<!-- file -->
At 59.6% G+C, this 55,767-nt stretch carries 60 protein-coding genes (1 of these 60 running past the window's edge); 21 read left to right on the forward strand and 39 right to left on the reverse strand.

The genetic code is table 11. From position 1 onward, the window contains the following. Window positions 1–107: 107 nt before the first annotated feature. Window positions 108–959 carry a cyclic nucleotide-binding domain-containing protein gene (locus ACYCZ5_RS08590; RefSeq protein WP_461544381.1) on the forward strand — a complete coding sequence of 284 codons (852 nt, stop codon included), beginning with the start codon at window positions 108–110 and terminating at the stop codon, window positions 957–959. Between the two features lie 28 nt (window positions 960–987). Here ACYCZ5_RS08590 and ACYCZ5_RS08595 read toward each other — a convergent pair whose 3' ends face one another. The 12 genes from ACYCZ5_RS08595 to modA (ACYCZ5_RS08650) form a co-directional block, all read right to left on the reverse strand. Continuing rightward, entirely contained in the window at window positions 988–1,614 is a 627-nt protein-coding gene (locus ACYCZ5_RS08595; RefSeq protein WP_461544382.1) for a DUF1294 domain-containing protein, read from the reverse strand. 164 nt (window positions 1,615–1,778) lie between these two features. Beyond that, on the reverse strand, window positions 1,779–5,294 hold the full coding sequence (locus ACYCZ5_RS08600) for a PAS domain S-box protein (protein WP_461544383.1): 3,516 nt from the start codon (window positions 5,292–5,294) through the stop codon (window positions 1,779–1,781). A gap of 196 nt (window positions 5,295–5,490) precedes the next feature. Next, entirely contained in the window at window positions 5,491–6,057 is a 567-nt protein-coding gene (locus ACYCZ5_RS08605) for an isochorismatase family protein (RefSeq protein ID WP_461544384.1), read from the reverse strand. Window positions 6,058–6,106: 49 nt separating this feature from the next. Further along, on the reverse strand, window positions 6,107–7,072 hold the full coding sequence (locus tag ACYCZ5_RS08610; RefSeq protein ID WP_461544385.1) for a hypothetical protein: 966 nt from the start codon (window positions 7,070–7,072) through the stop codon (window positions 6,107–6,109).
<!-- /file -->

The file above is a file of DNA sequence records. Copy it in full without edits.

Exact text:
At 59.6% G+C, this 55,767-nt stretch carries 60 protein-coding genes (1 of these 60 running past the window's edge); 21 read left to right on the forward strand and 39 right to left on the reverse strand.

The genetic code is table 11. From position 1 onward, the window contains the following. Window positions 1–107: 107 nt before the first annotated feature. Window positions 108–959 carry a cyclic nucleotide-binding domain-containing protein gene (locus ACYCZ5_RS08590; RefSeq protein WP_461544381.1) on the forward strand — a complete coding sequence of 284 codons (852 nt, stop codon included), beginning with the start codon at window positions 108–110 and terminating at the stop codon, window positions 957–959. Between the two features lie 28 nt (window positions 960–987). Here ACYCZ5_RS08590 and ACYCZ5_RS08595 read toward each other — a convergent pair whose 3' ends face one another. The 12 genes from ACYCZ5_RS08595 to modA (ACYCZ5_RS08650) form a co-directional block, all read right to left on the reverse strand. Continuing rightward, entirely contained in the window at window positions 988–1,614 is a 627-nt protein-coding gene (locus ACYCZ5_RS08595; RefSeq protein WP_461544382.1) for a DUF1294 domain-containing protein, read from the reverse strand. 164 nt (window positions 1,615–1,778) lie between these two features. Beyond that, on the reverse strand, window positions 1,779–5,294 hold the full coding sequence (locus ACYCZ5_RS08600) for a PAS domain S-box protein (protein WP_461544383.1): 3,516 nt from the start codon (window positions 5,292–5,294) through the stop codon (window positions 1,779–1,781). A gap of 196 nt (window positions 5,295–5,490) precedes the next feature. Next, entirely contained in the window at window positions 5,491–6,057 is a 567-nt protein-coding gene (locus ACYCZ5_RS08605) for an isochorismatase family protein (RefSeq protein ID WP_461544384.1), read from the reverse strand. Window positions 6,058–6,106: 49 nt separating this feature from the next. Further along, on the reverse strand, window positions 6,107–7,072 hold the full coding sequence (locus tag ACYCZ5_RS08610; RefSeq protein ID WP_461544385.1) for a hypothetical protein: 966 nt from the start codon (window positions 7,070–7,072) through the stop codon (window positions 6,107–6,109).